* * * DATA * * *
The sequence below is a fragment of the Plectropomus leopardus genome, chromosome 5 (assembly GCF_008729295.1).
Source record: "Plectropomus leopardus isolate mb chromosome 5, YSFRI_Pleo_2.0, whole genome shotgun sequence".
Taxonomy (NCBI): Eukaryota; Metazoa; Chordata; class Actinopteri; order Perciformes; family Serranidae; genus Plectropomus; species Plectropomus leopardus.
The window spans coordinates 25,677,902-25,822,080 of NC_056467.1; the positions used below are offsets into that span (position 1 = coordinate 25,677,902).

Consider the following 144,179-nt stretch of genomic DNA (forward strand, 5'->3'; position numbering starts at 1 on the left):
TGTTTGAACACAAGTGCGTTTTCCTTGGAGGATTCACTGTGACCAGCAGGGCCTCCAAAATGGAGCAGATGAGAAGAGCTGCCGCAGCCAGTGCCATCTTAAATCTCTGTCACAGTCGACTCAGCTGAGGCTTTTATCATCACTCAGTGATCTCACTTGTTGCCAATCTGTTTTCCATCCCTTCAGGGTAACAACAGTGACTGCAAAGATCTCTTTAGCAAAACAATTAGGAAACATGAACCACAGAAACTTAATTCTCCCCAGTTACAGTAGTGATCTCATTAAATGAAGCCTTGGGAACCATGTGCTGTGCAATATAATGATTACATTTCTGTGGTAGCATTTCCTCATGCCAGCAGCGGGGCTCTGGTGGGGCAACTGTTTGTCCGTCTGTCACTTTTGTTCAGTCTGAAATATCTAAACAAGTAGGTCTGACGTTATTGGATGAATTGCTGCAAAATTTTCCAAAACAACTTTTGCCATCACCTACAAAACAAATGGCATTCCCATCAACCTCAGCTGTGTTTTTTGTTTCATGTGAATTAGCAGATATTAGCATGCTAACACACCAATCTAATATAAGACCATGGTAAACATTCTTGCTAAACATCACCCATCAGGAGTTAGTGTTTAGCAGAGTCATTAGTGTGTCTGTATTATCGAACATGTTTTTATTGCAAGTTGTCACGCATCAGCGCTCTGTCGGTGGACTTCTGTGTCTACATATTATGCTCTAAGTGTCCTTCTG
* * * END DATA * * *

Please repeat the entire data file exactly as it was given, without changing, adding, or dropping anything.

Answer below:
The sequence below is a fragment of the Plectropomus leopardus genome, chromosome 5 (assembly GCF_008729295.1).
Source record: "Plectropomus leopardus isolate mb chromosome 5, YSFRI_Pleo_2.0, whole genome shotgun sequence".
Taxonomy (NCBI): Eukaryota; Metazoa; Chordata; class Actinopteri; order Perciformes; family Serranidae; genus Plectropomus; species Plectropomus leopardus.
The window spans coordinates 25,677,902-25,822,080 of NC_056467.1; the positions used below are offsets into that span (position 1 = coordinate 25,677,902).

Consider the following 144,179-nt stretch of genomic DNA (forward strand, 5'->3'; position numbering starts at 1 on the left):
TGTTTGAACACAAGTGCGTTTTCCTTGGAGGATTCACTGTGACCAGCAGGGCCTCCAAAATGGAGCAGATGAGAAGAGCTGCCGCAGCCAGTGCCATCTTAAATCTCTGTCACAGTCGACTCAGCTGAGGCTTTTATCATCACTCAGTGATCTCACTTGTTGCCAATCTGTTTTCCATCCCTTCAGGGTAACAACAGTGACTGCAAAGATCTCTTTAGCAAAACAATTAGGAAACATGAACCACAGAAACTTAATTCTCCCCAGTTACAGTAGTGATCTCATTAAATGAAGCCTTGGGAACCATGTGCTGTGCAATATAATGATTACATTTCTGTGGTAGCATTTCCTCATGCCAGCAGCGGGGCTCTGGTGGGGCAACTGTTTGTCCGTCTGTCACTTTTGTTCAGTCTGAAATATCTAAACAAGTAGGTCTGACGTTATTGGATGAATTGCTGCAAAATTTTCCAAAACAACTTTTGCCATCACCTACAAAACAAATGGCATTCCCATCAACCTCAGCTGTGTTTTTTGTTTCATGTGAATTAGCAGATATTAGCATGCTAACACACCAATCTAATATAAGACCATGGTAAACATTCTTGCTAAACATCACCCATCAGGAGTTAGTGTTTAGCAGAGTCATTAGTGTGTCTGTATTATCGAACATGTTTTTATTGCAAGTTGTCACGCATCAGCGCTCTGTCGGTGGACTTCTGTGTCTACATATTATGCTCTAAGTGTCCTTCTG